This is a photo of a black lawyer Ted Landsmark being assaulted by a white man wielding a flagpole as a weapon during the height of anti-busing unrest held at Boston’s City Hall Plaza on April 5, 1976. The picture, taken by photojournalist Stanley Forman, won the Pulitzer Prize for the Boston Herald American spot news photographer. 

Foreman also won a Pulitzer Prize three times in four years while working at the Boston Herald American.

Fast forward to the present, does racism still exist in America? The answer is complex because racism in America is constantly changing.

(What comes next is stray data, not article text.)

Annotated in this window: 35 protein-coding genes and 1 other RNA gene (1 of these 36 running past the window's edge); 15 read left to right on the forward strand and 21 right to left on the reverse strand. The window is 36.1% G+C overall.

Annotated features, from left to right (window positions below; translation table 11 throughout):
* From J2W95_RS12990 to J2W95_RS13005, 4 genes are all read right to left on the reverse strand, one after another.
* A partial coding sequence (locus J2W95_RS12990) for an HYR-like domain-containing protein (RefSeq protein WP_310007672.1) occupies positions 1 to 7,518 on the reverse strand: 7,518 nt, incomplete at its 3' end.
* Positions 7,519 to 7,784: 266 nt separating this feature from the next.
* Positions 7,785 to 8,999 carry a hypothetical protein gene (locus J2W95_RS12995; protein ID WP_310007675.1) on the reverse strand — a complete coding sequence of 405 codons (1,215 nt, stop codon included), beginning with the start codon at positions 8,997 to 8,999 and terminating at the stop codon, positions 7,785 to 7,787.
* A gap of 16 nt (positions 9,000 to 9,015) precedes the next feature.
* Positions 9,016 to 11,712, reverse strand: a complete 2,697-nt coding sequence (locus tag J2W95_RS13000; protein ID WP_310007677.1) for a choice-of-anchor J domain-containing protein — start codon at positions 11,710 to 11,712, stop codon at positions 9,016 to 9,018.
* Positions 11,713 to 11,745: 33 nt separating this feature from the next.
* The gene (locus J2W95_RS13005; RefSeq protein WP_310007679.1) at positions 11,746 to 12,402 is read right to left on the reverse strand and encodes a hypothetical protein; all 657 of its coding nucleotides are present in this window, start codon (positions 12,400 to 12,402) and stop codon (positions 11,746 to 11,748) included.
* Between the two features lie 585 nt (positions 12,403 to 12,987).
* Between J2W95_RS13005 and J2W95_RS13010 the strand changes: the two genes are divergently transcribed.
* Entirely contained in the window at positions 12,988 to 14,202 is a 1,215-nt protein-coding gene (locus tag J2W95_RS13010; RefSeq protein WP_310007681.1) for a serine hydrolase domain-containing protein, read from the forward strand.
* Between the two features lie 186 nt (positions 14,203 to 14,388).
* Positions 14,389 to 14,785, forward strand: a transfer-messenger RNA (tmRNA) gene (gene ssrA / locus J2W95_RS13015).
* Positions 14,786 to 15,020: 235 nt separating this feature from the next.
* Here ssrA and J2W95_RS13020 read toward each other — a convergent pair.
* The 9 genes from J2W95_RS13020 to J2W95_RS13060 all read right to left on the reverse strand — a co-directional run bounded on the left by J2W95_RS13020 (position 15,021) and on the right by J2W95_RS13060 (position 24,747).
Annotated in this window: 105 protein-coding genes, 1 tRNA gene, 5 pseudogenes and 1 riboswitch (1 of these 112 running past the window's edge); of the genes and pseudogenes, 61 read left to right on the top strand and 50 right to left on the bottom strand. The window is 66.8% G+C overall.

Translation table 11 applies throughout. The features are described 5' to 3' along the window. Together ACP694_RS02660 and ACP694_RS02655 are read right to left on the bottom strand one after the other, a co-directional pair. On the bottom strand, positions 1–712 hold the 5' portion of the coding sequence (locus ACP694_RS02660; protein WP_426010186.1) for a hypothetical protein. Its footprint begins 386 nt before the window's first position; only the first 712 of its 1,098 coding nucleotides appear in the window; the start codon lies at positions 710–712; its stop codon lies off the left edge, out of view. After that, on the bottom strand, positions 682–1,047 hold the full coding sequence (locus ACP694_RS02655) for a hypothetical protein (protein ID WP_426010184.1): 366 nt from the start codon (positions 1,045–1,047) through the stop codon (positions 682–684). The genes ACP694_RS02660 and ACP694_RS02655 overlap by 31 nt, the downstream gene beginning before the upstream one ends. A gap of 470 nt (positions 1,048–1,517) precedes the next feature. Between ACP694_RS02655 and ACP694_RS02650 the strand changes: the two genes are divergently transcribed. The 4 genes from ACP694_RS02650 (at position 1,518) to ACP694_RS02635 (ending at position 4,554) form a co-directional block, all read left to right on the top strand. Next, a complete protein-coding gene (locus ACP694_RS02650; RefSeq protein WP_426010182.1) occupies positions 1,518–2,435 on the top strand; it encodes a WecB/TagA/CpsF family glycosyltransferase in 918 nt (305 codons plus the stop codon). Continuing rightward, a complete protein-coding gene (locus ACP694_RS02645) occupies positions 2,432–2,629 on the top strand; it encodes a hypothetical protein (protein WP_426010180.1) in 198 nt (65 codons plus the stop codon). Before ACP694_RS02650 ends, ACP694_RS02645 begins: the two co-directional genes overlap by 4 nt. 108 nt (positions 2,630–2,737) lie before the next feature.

If you followed the election this year, you probably saw some of the heated, town hall meetings on television, you could see signs of underlying racism. If you surfed the internet or read the newspaper, you would remember the photos of “lynched” empty chairs with signs that read “Nobama” found hanging visible from the road or the comment made by a governor who suggested that former secretary of state Colin Powell endorsed President Barack Obama because both are African American.

Thou these photos or comments are nothing compare to the civil rights movement captured by many photojournalists in the South, the signs of racism are there. 

With jumping to conclusions or playing the “race card”, we need to acknowledge that racism does indeed exist and it wounds our soul as a nation, and obstructs the promise of the United States. We as photojournalists have a responsible to continue to capture images and sound bites that reveals the psychological costs of racism on both, people of color and white.